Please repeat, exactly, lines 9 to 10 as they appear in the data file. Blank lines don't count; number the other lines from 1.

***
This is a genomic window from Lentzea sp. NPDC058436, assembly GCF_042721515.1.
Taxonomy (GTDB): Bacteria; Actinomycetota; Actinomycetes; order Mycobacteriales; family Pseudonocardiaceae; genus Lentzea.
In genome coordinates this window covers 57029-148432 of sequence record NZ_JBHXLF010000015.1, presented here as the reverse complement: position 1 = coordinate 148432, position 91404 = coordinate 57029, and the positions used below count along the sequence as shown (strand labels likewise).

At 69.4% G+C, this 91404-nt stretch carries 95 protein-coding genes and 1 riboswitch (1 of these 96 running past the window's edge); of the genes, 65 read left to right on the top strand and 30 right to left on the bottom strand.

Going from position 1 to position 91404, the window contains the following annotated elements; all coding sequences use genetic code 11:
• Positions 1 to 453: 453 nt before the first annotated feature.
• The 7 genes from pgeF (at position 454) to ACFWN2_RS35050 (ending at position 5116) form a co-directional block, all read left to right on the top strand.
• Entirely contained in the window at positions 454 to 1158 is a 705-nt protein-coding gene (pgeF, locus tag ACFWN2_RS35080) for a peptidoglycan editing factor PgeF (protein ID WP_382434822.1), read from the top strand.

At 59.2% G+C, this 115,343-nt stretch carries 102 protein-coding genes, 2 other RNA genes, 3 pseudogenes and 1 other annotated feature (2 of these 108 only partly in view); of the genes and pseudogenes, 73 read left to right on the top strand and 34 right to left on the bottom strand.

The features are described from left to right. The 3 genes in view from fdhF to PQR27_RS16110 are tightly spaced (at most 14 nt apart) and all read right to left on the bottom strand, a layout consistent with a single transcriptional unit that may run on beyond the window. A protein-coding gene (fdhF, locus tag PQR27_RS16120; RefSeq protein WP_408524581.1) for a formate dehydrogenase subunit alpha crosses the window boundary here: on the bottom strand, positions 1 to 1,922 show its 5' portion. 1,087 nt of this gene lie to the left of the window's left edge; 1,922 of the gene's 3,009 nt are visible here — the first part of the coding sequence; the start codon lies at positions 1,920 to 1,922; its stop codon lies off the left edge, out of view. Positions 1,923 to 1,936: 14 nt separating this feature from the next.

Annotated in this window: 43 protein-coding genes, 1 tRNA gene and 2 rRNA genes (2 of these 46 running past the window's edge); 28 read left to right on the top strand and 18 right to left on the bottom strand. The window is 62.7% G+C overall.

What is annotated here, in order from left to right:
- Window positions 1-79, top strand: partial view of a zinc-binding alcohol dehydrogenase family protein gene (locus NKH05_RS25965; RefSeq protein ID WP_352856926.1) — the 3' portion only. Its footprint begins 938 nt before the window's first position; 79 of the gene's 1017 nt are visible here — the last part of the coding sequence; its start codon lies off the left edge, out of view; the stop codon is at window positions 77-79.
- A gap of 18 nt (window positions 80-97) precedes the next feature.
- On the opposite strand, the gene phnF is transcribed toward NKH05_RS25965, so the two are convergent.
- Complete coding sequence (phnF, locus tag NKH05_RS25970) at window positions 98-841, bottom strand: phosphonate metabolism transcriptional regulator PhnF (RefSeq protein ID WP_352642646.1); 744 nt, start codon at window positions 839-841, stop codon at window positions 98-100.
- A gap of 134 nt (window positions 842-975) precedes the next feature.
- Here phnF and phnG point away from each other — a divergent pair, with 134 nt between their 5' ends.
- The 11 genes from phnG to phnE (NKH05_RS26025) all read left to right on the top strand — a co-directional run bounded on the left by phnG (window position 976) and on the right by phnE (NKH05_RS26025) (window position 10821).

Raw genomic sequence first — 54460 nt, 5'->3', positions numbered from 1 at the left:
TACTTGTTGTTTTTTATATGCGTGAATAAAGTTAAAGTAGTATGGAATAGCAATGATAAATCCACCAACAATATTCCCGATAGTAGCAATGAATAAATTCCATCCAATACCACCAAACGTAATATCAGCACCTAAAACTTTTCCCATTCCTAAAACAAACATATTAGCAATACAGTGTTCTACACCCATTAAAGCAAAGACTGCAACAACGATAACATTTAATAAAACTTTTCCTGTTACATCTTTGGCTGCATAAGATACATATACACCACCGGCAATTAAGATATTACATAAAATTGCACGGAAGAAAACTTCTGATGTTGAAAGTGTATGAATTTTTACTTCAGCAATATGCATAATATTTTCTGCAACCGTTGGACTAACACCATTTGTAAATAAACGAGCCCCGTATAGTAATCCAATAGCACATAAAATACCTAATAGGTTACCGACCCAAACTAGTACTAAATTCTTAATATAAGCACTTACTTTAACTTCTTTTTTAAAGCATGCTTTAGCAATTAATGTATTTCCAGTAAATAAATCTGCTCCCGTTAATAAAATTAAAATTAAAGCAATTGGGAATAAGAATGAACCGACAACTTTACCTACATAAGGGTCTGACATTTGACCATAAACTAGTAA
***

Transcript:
At 59.2% G+C, this 115,343-nt stretch carries 102 protein-coding genes, 2 other RNA genes, 3 pseudogenes and 1 other annotated feature (2 of these 108 only partly in view); of the genes and pseudogenes, 73 read left to right on the top strand and 34 right to left on the bottom strand.

The features are described from left to right. The 3 genes in view from fdhF to PQR27_RS16110 are tightly spaced (at most 14 nt apart) and all read right to left on the bottom strand, a layout consistent with a single transcriptional unit that may run on beyond the window. A protein-coding gene (fdhF, locus tag PQR27_RS16120; RefSeq protein WP_408524581.1) for a formate dehydrogenase subunit alpha crosses the window boundary here: on the bottom strand, positions 1 to 1,922 show its 5' portion. 1,087 nt of this gene lie to the left of the window's left edge; 1,922 of the gene's 3,009 nt are visible here — the first part of the coding sequence; the start codon lies at positions 1,920 to 1,922; its stop codon lies off the left edge, out of view. Positions 1,923 to 1,936: 14 nt separating this feature from the next.